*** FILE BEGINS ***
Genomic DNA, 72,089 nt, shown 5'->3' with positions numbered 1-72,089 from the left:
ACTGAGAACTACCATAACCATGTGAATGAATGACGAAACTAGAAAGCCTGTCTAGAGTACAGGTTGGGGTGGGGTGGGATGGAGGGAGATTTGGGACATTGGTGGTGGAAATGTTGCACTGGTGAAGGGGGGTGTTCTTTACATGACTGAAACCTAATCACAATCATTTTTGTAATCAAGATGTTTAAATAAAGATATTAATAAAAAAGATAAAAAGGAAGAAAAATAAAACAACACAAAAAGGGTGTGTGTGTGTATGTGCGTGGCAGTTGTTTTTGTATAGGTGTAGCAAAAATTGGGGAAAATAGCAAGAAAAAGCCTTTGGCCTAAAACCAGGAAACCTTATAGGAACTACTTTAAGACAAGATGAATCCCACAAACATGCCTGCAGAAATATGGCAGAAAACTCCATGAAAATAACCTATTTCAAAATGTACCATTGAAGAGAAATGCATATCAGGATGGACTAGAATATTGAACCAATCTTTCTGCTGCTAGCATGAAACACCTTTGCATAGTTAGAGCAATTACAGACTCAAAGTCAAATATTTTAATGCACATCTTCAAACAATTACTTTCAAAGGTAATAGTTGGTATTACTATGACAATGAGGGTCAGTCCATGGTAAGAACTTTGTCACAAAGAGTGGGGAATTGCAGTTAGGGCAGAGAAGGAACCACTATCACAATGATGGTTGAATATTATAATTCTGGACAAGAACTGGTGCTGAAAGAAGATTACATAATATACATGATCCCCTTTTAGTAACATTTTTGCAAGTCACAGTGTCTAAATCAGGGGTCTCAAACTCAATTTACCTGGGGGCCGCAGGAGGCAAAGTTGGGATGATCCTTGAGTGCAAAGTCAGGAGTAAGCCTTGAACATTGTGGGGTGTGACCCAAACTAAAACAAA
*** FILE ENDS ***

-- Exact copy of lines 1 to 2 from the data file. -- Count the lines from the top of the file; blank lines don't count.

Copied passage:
Genomic DNA, 72,089 nt, shown 5'->3' with positions numbered 1-72,089 from the left:
ACTGAGAACTACCATAACCATGTGAATGAATGACGAAACTAGAAAGCCTGTCTAGAGTACAGGTTGGGGTGGGGTGGGATGGAGGGAGATTTGGGACATTGGTGGTGGAAATGTTGCACTGGTGAAGGGGGGTGTTCTTTACATGACTGAAACCTAATCACAATCATTTTTGTAATCAAGATGTTTAAATAAAGATATTAATAAAAAAGATAAAAAGGAAGAAAAATAAAACAACACAAAAAGGGTGTGTGTGTGTATGTGCGTGGCAGTTGTTTTTGTATAGGTGTAGCAAAAATTGGGGAAAATAGCAAGAAAAAGCCTTTGGCCTAAAACCAGGAAACCTTATAGGAACTACTTTAAGACAAGATGAATCCCACAAACATGCCTGCAGAAATATGGCAGAAAACTCCATGAAAATAACCTATTTCAAAATGTACCATTGAAGAGAAATGCATATCAGGATGGACTAGAATATTGAACCAATCTTTCTGCTGCTAGCATGAAACACCTTTGCATAGTTAGAGCAATTACAGACTCAAAGTCAAATATTTTAATGCACATCTTCAAACAATTACTTTCAAAGGTAATAGTTGGTATTACTATGACAATGAGGGTCAGTCCATGGTAAGAACTTTGTCACAAAGAGTGGGGAATTGCAGTTAGGGCAGAGAAGGAACCACTATCACAATGATGGTTGAATATTATAATTCTGGACAAGAACTGGTGCTGAAAGAAGATTACATAATATACATGATCCCCTTTTAGTAACATTTTTGCAAGTCACAGTGTCTAAATCAGGGGTCTCAAACTCAATTTACCTGGGGGCCGCAGGAGGCAAAGTTGGGATGATCCTTGAGTGCAAAGTCAGGAGTAAGCCTTGAACATTGTGGGGTGTGACCCAAACTAAAACAAA